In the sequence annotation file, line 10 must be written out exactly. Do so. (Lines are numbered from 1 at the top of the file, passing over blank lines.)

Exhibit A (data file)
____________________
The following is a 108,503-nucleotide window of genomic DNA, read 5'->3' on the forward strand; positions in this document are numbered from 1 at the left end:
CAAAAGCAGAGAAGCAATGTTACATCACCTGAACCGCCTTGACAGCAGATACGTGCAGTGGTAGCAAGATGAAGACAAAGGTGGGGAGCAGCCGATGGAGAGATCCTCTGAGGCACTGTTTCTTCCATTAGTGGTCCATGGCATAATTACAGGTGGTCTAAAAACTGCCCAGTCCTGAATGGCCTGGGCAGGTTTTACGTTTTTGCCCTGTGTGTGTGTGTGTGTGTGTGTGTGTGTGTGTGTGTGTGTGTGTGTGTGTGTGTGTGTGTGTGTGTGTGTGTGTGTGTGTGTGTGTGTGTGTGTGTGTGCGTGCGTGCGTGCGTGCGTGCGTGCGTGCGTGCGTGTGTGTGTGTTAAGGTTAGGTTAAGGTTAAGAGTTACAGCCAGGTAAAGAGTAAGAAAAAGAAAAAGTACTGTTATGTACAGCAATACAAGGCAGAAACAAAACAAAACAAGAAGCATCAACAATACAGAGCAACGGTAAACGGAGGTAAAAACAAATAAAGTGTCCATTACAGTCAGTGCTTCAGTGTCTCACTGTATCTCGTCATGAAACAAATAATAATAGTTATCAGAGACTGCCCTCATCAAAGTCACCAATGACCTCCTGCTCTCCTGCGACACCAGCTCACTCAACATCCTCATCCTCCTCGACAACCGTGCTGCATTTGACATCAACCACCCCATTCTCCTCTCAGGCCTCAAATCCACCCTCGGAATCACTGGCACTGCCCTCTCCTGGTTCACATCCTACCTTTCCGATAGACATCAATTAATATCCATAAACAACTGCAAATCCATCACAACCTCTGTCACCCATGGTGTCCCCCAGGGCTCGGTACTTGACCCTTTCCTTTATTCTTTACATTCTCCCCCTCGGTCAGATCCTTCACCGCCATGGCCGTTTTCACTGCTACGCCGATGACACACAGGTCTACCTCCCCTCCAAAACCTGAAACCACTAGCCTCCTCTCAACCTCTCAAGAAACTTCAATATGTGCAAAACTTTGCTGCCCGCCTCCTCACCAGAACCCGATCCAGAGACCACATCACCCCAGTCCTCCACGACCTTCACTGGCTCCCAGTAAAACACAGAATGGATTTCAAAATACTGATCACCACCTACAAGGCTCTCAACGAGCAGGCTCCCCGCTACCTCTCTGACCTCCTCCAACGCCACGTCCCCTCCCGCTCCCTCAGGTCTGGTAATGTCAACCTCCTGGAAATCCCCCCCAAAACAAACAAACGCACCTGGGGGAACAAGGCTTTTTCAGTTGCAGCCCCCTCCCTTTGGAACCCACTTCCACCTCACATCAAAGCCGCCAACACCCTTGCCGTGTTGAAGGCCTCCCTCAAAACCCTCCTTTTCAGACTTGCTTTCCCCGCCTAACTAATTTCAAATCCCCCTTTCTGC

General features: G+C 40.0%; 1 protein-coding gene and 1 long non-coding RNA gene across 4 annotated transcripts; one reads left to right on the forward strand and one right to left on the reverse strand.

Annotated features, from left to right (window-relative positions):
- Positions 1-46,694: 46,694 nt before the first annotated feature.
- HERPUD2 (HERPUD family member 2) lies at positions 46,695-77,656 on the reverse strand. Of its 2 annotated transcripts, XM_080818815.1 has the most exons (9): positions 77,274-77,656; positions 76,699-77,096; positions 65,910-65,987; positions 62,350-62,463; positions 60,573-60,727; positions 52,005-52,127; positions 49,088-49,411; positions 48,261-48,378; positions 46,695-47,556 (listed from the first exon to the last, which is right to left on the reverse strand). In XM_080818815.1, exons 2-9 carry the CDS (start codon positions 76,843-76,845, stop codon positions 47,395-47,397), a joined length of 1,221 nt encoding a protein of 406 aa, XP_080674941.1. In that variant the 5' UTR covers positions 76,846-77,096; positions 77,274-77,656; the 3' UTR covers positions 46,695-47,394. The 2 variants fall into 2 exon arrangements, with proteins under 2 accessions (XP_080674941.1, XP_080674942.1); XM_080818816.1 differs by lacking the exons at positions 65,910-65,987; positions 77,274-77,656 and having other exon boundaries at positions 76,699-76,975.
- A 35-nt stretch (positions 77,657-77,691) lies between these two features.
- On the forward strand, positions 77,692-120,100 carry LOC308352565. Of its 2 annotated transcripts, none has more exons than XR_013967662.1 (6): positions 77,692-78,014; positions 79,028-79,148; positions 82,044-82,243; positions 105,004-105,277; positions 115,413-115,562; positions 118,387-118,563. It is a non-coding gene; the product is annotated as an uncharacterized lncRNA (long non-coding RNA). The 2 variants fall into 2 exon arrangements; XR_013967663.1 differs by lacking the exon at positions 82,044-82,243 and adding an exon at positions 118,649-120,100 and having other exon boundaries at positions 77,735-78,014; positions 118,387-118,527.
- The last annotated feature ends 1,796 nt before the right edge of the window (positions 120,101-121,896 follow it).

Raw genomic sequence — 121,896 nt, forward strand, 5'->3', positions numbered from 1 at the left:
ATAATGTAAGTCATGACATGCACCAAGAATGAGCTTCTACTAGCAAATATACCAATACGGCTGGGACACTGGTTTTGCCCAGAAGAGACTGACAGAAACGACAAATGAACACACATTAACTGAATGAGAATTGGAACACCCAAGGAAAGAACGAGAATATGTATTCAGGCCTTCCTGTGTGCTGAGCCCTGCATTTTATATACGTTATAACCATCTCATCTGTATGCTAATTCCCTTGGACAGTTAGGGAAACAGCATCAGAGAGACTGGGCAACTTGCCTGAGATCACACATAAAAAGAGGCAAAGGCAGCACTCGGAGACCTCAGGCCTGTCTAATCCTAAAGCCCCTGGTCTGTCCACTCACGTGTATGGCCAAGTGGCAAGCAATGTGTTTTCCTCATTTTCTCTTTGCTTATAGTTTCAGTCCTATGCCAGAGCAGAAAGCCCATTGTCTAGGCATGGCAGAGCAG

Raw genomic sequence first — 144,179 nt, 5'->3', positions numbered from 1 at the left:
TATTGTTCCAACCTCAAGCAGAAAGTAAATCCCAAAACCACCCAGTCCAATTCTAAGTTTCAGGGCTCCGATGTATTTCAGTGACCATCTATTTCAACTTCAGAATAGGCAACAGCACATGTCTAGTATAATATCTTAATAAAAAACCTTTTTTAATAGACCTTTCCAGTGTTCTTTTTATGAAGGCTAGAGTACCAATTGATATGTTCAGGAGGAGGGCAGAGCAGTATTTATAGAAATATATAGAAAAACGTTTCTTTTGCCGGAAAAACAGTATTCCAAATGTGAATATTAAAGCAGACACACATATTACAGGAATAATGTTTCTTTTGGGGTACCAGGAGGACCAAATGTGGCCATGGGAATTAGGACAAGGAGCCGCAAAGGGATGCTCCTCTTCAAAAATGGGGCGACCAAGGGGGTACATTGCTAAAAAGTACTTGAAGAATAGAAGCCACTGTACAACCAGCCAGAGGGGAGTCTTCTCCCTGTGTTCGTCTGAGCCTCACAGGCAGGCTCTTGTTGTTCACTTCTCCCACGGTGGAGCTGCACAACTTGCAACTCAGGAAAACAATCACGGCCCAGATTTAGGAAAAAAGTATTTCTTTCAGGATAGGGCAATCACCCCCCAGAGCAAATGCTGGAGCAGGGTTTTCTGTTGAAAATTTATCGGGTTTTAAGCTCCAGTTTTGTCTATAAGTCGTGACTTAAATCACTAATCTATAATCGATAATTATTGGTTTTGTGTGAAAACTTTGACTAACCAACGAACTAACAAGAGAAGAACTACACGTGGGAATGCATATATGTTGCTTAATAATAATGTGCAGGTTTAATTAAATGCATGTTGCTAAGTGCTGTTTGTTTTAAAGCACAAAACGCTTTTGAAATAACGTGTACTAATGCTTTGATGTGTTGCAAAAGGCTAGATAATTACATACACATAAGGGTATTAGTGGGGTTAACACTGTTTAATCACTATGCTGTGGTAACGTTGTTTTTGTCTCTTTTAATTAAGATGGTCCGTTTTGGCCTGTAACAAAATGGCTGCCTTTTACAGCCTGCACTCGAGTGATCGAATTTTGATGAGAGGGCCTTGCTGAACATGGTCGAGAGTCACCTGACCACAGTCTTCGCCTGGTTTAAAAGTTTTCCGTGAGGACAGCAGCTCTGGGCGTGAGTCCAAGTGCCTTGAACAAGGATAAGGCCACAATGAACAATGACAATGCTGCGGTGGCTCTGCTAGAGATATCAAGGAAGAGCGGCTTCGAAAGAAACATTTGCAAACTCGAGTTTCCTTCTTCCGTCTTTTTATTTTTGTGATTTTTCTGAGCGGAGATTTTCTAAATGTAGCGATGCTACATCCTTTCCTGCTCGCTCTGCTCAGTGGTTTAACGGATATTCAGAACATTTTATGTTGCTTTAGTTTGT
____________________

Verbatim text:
Raw genomic sequence — 121,896 nt, forward strand, 5'->3', positions numbered from 1 at the left: